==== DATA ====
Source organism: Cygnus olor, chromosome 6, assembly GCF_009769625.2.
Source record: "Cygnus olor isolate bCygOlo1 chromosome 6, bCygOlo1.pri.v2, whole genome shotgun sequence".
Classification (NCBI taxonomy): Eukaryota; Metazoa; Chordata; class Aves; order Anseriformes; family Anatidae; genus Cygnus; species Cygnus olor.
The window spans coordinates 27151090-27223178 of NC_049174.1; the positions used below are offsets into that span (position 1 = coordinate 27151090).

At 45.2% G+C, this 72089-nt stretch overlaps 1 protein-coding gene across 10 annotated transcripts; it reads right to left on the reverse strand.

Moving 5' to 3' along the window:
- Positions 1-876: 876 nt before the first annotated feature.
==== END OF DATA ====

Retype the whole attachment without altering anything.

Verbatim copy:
Source organism: Cygnus olor, chromosome 6, assembly GCF_009769625.2.
Source record: "Cygnus olor isolate bCygOlo1 chromosome 6, bCygOlo1.pri.v2, whole genome shotgun sequence".
Classification (NCBI taxonomy): Eukaryota; Metazoa; Chordata; class Aves; order Anseriformes; family Anatidae; genus Cygnus; species Cygnus olor.
The window spans coordinates 27151090-27223178 of NC_049174.1; the positions used below are offsets into that span (position 1 = coordinate 27151090).

At 45.2% G+C, this 72089-nt stretch overlaps 1 protein-coding gene across 10 annotated transcripts; it reads right to left on the reverse strand.

Moving 5' to 3' along the window:
- Positions 1-876: 876 nt before the first annotated feature.